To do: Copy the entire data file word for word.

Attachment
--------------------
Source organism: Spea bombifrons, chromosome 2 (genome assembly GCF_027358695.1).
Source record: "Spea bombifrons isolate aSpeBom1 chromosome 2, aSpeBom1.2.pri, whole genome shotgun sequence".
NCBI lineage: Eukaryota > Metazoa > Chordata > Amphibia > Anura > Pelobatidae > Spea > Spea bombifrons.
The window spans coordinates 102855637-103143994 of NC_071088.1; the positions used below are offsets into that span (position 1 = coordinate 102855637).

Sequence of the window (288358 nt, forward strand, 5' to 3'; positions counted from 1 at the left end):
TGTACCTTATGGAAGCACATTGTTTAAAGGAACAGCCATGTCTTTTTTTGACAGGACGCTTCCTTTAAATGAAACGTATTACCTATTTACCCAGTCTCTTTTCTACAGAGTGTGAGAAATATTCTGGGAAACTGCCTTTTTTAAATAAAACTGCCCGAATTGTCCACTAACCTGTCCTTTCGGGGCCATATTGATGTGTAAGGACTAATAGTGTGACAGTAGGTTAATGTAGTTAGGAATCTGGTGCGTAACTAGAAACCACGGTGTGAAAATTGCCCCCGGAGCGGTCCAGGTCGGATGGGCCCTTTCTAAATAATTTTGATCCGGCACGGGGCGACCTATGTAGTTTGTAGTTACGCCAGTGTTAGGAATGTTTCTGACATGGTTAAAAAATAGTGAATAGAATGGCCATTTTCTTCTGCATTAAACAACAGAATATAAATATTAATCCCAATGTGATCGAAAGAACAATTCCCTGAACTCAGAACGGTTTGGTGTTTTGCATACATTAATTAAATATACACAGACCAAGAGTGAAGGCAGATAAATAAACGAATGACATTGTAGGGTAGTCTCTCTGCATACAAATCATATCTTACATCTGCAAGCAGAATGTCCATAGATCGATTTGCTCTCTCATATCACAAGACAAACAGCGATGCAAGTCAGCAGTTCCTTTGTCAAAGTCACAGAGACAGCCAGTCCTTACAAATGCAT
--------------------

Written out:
Source organism: Spea bombifrons, chromosome 2 (genome assembly GCF_027358695.1).
Source record: "Spea bombifrons isolate aSpeBom1 chromosome 2, aSpeBom1.2.pri, whole genome shotgun sequence".
NCBI lineage: Eukaryota > Metazoa > Chordata > Amphibia > Anura > Pelobatidae > Spea > Spea bombifrons.
The window spans coordinates 102855637-103143994 of NC_071088.1; the positions used below are offsets into that span (position 1 = coordinate 102855637).

Sequence of the window (288358 nt, forward strand, 5' to 3'; positions counted from 1 at the left end):
TGTACCTTATGGAAGCACATTGTTTAAAGGAACAGCCATGTCTTTTTTTGACAGGACGCTTCCTTTAAATGAAACGTATTACCTATTTACCCAGTCTCTTTTCTACAGAGTGTGAGAAATATTCTGGGAAACTGCCTTTTTTAAATAAAACTGCCCGAATTGTCCACTAACCTGTCCTTTCGGGGCCATATTGATGTGTAAGGACTAATAGTGTGACAGTAGGTTAATGTAGTTAGGAATCTGGTGCGTAACTAGAAACCACGGTGTGAAAATTGCCCCCGGAGCGGTCCAGGTCGGATGGGCCCTTTCTAAATAATTTTGATCCGGCACGGGGCGACCTATGTAGTTTGTAGTTACGCCAGTGTTAGGAATGTTTCTGACATGGTTAAAAAATAGTGAATAGAATGGCCATTTTCTTCTGCATTAAACAACAGAATATAAATATTAATCCCAATGTGATCGAAAGAACAATTCCCTGAACTCAGAACGGTTTGGTGTTTTGCATACATTAATTAAATATACACAGACCAAGAGTGAAGGCAGATAAATAAACGAATGACATTGTAGGGTAGTCTCTCTGCATACAAATCATATCTTACATCTGCAAGCAGAATGTCCATAGATCGATTTGCTCTCTCATATCACAAGACAAACAGCGATGCAAGTCAGCAGTTCCTTTGTCAAAGTCACAGAGACAGCCAGTCCTTACAAATGCAT